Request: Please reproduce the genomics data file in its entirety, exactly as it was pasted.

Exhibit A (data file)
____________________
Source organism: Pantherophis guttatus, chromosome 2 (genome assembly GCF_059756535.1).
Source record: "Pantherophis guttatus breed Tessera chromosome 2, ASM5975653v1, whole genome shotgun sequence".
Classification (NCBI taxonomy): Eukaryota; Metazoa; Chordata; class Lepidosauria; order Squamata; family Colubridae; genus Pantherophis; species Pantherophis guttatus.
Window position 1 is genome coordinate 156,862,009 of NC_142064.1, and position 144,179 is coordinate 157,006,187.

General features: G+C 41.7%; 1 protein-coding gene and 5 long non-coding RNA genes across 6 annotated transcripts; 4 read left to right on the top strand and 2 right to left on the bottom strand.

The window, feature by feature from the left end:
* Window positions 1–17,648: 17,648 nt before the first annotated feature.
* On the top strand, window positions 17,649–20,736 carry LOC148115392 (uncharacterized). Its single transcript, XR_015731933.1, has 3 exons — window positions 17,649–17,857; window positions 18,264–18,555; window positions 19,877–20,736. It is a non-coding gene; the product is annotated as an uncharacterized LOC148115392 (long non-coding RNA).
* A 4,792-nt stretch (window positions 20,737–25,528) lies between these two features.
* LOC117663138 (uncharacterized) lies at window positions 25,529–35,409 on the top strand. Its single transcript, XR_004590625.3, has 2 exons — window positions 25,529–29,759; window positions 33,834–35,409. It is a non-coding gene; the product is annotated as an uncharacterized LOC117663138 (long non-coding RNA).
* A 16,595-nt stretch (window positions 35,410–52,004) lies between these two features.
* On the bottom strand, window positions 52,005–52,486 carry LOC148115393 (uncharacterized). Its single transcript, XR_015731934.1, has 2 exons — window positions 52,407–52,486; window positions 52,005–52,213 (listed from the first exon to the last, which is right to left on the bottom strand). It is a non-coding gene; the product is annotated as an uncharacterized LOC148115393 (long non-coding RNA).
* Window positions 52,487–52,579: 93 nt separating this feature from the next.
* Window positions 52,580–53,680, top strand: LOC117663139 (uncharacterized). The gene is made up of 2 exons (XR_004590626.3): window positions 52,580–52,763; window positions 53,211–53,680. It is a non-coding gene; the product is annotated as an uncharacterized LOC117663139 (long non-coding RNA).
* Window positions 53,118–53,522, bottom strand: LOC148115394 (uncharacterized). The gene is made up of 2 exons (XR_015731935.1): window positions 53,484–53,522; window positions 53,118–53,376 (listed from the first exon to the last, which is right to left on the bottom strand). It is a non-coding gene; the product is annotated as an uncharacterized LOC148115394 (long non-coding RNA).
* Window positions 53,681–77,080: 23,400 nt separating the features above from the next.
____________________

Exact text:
Source organism: Pantherophis guttatus, chromosome 2 (genome assembly GCF_059756535.1).
Source record: "Pantherophis guttatus breed Tessera chromosome 2, ASM5975653v1, whole genome shotgun sequence".
Classification (NCBI taxonomy): Eukaryota; Metazoa; Chordata; class Lepidosauria; order Squamata; family Colubridae; genus Pantherophis; species Pantherophis guttatus.
Window position 1 is genome coordinate 156,862,009 of NC_142064.1, and position 144,179 is coordinate 157,006,187.

General features: G+C 41.7%; 1 protein-coding gene and 5 long non-coding RNA genes across 6 annotated transcripts; 4 read left to right on the top strand and 2 right to left on the bottom strand.

The window, feature by feature from the left end:
* Window positions 1–17,648: 17,648 nt before the first annotated feature.
* On the top strand, window positions 17,649–20,736 carry LOC148115392 (uncharacterized). Its single transcript, XR_015731933.1, has 3 exons — window positions 17,649–17,857; window positions 18,264–18,555; window positions 19,877–20,736. It is a non-coding gene; the product is annotated as an uncharacterized LOC148115392 (long non-coding RNA).
* A 4,792-nt stretch (window positions 20,737–25,528) lies between these two features.
* LOC117663138 (uncharacterized) lies at window positions 25,529–35,409 on the top strand. Its single transcript, XR_004590625.3, has 2 exons — window positions 25,529–29,759; window positions 33,834–35,409. It is a non-coding gene; the product is annotated as an uncharacterized LOC117663138 (long non-coding RNA).
* A 16,595-nt stretch (window positions 35,410–52,004) lies between these two features.
* On the bottom strand, window positions 52,005–52,486 carry LOC148115393 (uncharacterized). Its single transcript, XR_015731934.1, has 2 exons — window positions 52,407–52,486; window positions 52,005–52,213 (listed from the first exon to the last, which is right to left on the bottom strand). It is a non-coding gene; the product is annotated as an uncharacterized LOC148115393 (long non-coding RNA).
* Window positions 52,487–52,579: 93 nt separating this feature from the next.
* Window positions 52,580–53,680, top strand: LOC117663139 (uncharacterized). The gene is made up of 2 exons (XR_004590626.3): window positions 52,580–52,763; window positions 53,211–53,680. It is a non-coding gene; the product is annotated as an uncharacterized LOC117663139 (long non-coding RNA).
* Window positions 53,118–53,522, bottom strand: LOC148115394 (uncharacterized). The gene is made up of 2 exons (XR_015731935.1): window positions 53,484–53,522; window positions 53,118–53,376 (listed from the first exon to the last, which is right to left on the bottom strand). It is a non-coding gene; the product is annotated as an uncharacterized LOC148115394 (long non-coding RNA).
* Window positions 53,681–77,080: 23,400 nt separating the features above from the next.